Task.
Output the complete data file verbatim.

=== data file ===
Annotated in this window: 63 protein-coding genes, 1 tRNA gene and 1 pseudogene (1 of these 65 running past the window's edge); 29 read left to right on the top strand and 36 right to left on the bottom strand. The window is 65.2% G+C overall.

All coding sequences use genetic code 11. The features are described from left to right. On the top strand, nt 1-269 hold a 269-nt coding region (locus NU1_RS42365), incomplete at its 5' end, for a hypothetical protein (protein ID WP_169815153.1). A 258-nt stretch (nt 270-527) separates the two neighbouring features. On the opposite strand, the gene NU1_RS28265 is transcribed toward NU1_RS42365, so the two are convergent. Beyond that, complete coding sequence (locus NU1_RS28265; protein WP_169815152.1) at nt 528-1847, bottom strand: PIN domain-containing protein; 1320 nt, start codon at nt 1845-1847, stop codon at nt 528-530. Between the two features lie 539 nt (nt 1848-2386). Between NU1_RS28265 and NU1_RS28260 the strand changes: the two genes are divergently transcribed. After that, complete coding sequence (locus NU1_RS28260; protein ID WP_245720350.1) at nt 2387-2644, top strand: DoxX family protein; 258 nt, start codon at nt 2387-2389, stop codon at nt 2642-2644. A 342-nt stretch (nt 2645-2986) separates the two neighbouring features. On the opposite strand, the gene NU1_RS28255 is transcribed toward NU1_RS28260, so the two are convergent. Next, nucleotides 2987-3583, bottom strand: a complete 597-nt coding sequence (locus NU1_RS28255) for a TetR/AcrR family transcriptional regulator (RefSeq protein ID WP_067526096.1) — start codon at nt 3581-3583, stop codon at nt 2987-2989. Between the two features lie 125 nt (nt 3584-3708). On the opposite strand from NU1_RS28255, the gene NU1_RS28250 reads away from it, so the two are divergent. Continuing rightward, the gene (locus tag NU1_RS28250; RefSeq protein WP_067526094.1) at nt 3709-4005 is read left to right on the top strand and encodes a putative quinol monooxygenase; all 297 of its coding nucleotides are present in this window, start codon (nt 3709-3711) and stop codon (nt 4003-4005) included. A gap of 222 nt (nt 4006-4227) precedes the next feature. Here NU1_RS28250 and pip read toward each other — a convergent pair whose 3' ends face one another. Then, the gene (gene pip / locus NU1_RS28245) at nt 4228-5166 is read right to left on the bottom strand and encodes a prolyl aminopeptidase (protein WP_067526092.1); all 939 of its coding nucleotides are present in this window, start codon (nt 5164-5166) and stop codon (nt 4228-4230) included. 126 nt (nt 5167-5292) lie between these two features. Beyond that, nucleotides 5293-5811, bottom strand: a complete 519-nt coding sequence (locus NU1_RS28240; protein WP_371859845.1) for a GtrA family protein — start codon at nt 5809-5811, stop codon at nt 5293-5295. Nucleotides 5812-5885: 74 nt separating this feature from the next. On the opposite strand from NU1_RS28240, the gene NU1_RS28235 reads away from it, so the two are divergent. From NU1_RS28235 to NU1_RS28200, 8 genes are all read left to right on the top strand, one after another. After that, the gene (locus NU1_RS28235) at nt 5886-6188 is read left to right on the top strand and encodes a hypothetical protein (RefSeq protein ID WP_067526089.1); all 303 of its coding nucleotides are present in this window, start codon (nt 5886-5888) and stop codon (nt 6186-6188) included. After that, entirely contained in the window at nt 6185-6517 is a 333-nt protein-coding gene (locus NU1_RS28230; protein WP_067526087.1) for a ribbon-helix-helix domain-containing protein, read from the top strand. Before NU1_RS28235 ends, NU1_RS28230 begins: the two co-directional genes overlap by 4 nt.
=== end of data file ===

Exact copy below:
Annotated in this window: 63 protein-coding genes, 1 tRNA gene and 1 pseudogene (1 of these 65 running past the window's edge); 29 read left to right on the top strand and 36 right to left on the bottom strand. The window is 65.2% G+C overall.

All coding sequences use genetic code 11. The features are described from left to right. On the top strand, nt 1-269 hold a 269-nt coding region (locus NU1_RS42365), incomplete at its 5' end, for a hypothetical protein (protein ID WP_169815153.1). A 258-nt stretch (nt 270-527) separates the two neighbouring features. On the opposite strand, the gene NU1_RS28265 is transcribed toward NU1_RS42365, so the two are convergent. Beyond that, complete coding sequence (locus NU1_RS28265; protein WP_169815152.1) at nt 528-1847, bottom strand: PIN domain-containing protein; 1320 nt, start codon at nt 1845-1847, stop codon at nt 528-530. Between the two features lie 539 nt (nt 1848-2386). Between NU1_RS28265 and NU1_RS28260 the strand changes: the two genes are divergently transcribed. After that, complete coding sequence (locus NU1_RS28260; protein ID WP_245720350.1) at nt 2387-2644, top strand: DoxX family protein; 258 nt, start codon at nt 2387-2389, stop codon at nt 2642-2644. A 342-nt stretch (nt 2645-2986) separates the two neighbouring features. On the opposite strand, the gene NU1_RS28255 is transcribed toward NU1_RS28260, so the two are convergent. Next, nucleotides 2987-3583, bottom strand: a complete 597-nt coding sequence (locus NU1_RS28255) for a TetR/AcrR family transcriptional regulator (RefSeq protein ID WP_067526096.1) — start codon at nt 3581-3583, stop codon at nt 2987-2989. Between the two features lie 125 nt (nt 3584-3708). On the opposite strand from NU1_RS28255, the gene NU1_RS28250 reads away from it, so the two are divergent. Continuing rightward, the gene (locus tag NU1_RS28250; RefSeq protein WP_067526094.1) at nt 3709-4005 is read left to right on the top strand and encodes a putative quinol monooxygenase; all 297 of its coding nucleotides are present in this window, start codon (nt 3709-3711) and stop codon (nt 4003-4005) included. A gap of 222 nt (nt 4006-4227) precedes the next feature. Here NU1_RS28250 and pip read toward each other — a convergent pair whose 3' ends face one another. Then, the gene (gene pip / locus NU1_RS28245) at nt 4228-5166 is read right to left on the bottom strand and encodes a prolyl aminopeptidase (protein WP_067526092.1); all 939 of its coding nucleotides are present in this window, start codon (nt 5164-5166) and stop codon (nt 4228-4230) included. 126 nt (nt 5167-5292) lie between these two features. Beyond that, nucleotides 5293-5811, bottom strand: a complete 519-nt coding sequence (locus NU1_RS28240; protein WP_371859845.1) for a GtrA family protein — start codon at nt 5809-5811, stop codon at nt 5293-5295. Nucleotides 5812-5885: 74 nt separating this feature from the next. On the opposite strand from NU1_RS28240, the gene NU1_RS28235 reads away from it, so the two are divergent. From NU1_RS28235 to NU1_RS28200, 8 genes are all read left to right on the top strand, one after another. After that, the gene (locus NU1_RS28235) at nt 5886-6188 is read left to right on the top strand and encodes a hypothetical protein (RefSeq protein ID WP_067526089.1); all 303 of its coding nucleotides are present in this window, start codon (nt 5886-5888) and stop codon (nt 6186-6188) included. After that, entirely contained in the window at nt 6185-6517 is a 333-nt protein-coding gene (locus NU1_RS28230; protein WP_067526087.1) for a ribbon-helix-helix domain-containing protein, read from the top strand. Before NU1_RS28235 ends, NU1_RS28230 begins: the two co-directional genes overlap by 4 nt.